Le rôle socio-économique et environnemental de l'Arganier
Mr Mohamed Benzyane

Eléments préliminaires d'une monographie de quelques pratiques rituelles en rapport avec les Ayt Yassîn (Haha)
Mr Abdelghani Maghnia

Les Systèmes Agro-sylvo-pastoraux de l'Arganier Approche Typologique en vue de leur mise en valeur
Mr Faiçal Benchekroun

Biologie de l'Arganier
Mme Rachida Nouaim

Ecologie et cartographie des groupements végétaux d'Anzi
Mr Fouad Msanda

Valorisation des produits de l'Arganier
Mme Zoubida Charrouf

Bilan des actions et programmes en faveur de l'Arganier et perspectives
Mr Rémi Chaussod

Projet de la coopération allemande
Mr Frank Hayer

Réhabilitation des Phytocenoses du Parc National de Souss-Massa
Mr Ribi Mohamed

Expériences de l'Association des Amis de l'Arganier (3A)
Mr Abdelkader El Othmani

Présentation du projet financé par le Canada
Mr Roy Michel

Recommandations des Journées d'Etudes sur l'Arganier


In the Morocco section



targanine2.gif (7465 bytes)

Targanine is a group of women's co-operatives engaged in the production of argan oil. Their aims are:

To improve and certify the quality of argan oil.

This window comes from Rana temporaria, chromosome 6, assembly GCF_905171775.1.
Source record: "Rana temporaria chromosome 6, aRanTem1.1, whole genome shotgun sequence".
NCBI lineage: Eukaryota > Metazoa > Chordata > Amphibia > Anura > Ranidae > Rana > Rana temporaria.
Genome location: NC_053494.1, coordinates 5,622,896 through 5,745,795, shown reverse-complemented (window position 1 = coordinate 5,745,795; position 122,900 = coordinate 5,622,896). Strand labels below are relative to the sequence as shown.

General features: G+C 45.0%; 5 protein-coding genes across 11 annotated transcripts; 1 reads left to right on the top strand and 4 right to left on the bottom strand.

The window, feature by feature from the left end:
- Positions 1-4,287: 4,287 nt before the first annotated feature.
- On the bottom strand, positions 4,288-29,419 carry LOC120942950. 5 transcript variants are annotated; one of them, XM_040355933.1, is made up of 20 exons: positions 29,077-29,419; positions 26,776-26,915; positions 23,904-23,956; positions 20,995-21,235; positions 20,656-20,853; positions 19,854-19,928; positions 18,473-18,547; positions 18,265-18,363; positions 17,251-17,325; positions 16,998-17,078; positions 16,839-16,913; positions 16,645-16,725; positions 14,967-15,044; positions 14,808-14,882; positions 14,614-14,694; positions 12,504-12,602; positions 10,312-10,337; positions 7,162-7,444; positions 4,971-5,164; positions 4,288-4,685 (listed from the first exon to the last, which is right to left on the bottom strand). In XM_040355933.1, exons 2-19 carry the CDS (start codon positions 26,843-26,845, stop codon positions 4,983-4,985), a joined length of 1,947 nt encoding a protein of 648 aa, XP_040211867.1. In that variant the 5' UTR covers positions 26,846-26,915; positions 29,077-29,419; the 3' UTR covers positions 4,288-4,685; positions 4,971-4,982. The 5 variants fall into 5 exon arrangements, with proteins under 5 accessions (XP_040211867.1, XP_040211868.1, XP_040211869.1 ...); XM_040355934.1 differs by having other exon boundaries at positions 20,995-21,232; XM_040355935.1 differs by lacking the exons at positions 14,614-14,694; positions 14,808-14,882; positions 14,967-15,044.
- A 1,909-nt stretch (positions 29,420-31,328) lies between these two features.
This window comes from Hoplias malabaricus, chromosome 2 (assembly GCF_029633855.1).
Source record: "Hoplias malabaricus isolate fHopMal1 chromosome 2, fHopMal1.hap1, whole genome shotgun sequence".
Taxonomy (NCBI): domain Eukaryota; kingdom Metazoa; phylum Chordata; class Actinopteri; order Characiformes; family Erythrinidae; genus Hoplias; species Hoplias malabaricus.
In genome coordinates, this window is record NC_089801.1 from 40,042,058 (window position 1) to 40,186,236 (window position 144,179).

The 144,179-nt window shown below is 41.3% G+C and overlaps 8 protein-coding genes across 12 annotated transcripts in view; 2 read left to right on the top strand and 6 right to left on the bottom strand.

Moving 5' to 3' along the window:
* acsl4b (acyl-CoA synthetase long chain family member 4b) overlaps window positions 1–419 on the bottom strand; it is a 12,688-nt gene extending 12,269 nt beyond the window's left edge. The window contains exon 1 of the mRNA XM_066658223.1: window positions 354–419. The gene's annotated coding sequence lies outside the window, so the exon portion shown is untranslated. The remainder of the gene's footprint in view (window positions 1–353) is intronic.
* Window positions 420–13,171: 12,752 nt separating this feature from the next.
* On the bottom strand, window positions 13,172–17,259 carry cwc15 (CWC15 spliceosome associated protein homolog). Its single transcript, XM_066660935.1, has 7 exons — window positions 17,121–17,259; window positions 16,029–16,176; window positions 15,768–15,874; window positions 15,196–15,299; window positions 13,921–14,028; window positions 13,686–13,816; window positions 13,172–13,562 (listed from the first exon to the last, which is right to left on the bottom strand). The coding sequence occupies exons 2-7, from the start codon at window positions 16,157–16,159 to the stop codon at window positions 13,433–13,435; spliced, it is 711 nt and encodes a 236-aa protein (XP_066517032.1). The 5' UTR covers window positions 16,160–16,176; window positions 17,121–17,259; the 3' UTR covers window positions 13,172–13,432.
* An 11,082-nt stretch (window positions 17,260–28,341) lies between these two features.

To preserve the environment through replanting of argan trees.

To ensure satisfactory working conditions.

To encourage sustainable development.


Products include oil, amlou and cosmetics ...


Argan3.com (Aziz Alaoui)
Tel. (514) 482 2079
Fax. (514) 489 7718


Angle rue de Marrakech et rue du Dispensaire 
Immeuble Ouchen N° 12
1er étage Quartier Industriel 80 000 Agadir, Maroc
Tel:+212 (0)48 22 57 66 


La Maison de l'Argan
443, boulevard Alfred Daney
33041 Bordeaux Cedex
Tél: +33 (0)5 56 43 56 43

Maroc Coop & Co
(Protomedia Air Group Intl.
Les lointes Bastides
84160 Lourmarin
Mobile: 06 08 33 20 78

Centre Cralis Zone de Pentaparc
BP 33619
56036 Vannes 

Tel: 02 97 47 29 76


Mizyen Entreprises
Toronto Canada
Tel +1 416 769 8041


Lingo AS
P.b.8935 Youngstorget
NO-0028 Oslo
Tel: +47 47 055 802


Nutrition Act
Nutrition Act Co. LTD.154 Takonawa, menato-ko.
Tokyo 1080074 Japon
Tel: +81 354 757 313


Amal annamaria stoop
Groenplaats 40, Antwerp, Belgium
Tel: +32 486 52 92 75




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Last revised on 28 June, 2009